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Majority of MPs back planning fee increases

Published: Thursday, 21st April 2016

The majority of MPs believe that fees for planning applications should increase, according to the results of a poll just published.

The ComRes poll, commissioned by the British Property Federation (BPF), showed that three in five (61 per cent) MPs broadly agree that fees should increase, with around half (47 per cent) saying that they should increase with stronger guarantees on planning performance. The results reveal cross-party support for an increase in fees, with two thirds of Labour (65 per cent) and three in five Conservative (61 per cent) MPs supporting the idea. 

The results show that parliamentarians recognise that there is a problem, as do the property industry and local authorities.

The BPF and GL Hearn’s 2015 Annual Planning Survey revealed that 55 per cent of local planning authorities perceived under-resourcing to be a significant challenge, and that approximately two thirds (65 per cent) of applicants are happy to pay more to shorten waiting times.

The government has moved to address this problem, proposing to allow local authorities to outsource the processing of planning applications and to reward well-performing local authorities by allowing them to increase planning fees by an inflationary increase. However the BPF has warned that more is required.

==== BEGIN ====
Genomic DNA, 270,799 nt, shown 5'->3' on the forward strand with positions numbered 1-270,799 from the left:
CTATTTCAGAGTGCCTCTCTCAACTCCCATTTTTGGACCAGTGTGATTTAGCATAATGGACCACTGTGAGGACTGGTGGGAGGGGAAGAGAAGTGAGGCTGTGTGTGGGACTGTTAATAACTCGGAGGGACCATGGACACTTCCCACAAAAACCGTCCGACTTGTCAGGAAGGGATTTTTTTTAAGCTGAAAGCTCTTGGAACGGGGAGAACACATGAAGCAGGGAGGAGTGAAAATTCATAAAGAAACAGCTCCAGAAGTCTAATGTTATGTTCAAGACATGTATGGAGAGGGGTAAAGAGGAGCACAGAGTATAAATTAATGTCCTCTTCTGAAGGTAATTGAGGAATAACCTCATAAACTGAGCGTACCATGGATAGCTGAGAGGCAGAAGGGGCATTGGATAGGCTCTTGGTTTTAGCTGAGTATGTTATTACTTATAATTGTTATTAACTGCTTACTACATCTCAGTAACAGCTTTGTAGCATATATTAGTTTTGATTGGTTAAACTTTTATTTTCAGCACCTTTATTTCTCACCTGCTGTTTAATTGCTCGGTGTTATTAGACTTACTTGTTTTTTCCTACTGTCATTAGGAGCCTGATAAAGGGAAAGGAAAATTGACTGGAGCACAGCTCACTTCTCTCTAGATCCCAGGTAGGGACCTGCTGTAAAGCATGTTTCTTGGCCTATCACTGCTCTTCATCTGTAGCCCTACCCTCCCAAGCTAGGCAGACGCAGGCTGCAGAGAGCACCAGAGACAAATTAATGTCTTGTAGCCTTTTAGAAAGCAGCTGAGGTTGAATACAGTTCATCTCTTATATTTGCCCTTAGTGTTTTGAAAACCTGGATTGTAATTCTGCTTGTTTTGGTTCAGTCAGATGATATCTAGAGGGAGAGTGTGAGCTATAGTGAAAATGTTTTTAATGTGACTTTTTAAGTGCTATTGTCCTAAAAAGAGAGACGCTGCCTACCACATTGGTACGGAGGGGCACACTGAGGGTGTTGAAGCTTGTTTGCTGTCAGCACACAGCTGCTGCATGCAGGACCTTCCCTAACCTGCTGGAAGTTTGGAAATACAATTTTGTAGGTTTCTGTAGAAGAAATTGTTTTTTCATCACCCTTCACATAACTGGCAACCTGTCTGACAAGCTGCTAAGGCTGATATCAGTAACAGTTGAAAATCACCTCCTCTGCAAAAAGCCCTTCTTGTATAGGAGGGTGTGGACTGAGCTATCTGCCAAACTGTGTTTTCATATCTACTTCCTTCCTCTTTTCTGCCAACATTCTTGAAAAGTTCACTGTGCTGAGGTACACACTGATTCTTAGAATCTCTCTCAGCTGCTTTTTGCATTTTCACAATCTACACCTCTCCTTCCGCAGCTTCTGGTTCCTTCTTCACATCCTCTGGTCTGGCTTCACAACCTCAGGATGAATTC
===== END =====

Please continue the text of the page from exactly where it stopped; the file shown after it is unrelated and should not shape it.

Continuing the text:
Melanie Leech, chief executive of the British Property Federation, said: “The public and private sectors have both been very clear about the need for more resourcing in local authority planning departments, and we now know that there is political understanding of this issue as well. 

“We are supportive of the small steps that government is taking to address this, but are not holding out hope for any great impact. Some local authority planning departments are simply short staffed, putting those who remain under enormous strain. Outsourcing the processing of planning applications is likely to relieve this burden to an extent, but it is not going to solve the chronic shortage of skills and resource that is the true problem.” 

View the press release

Roger Milne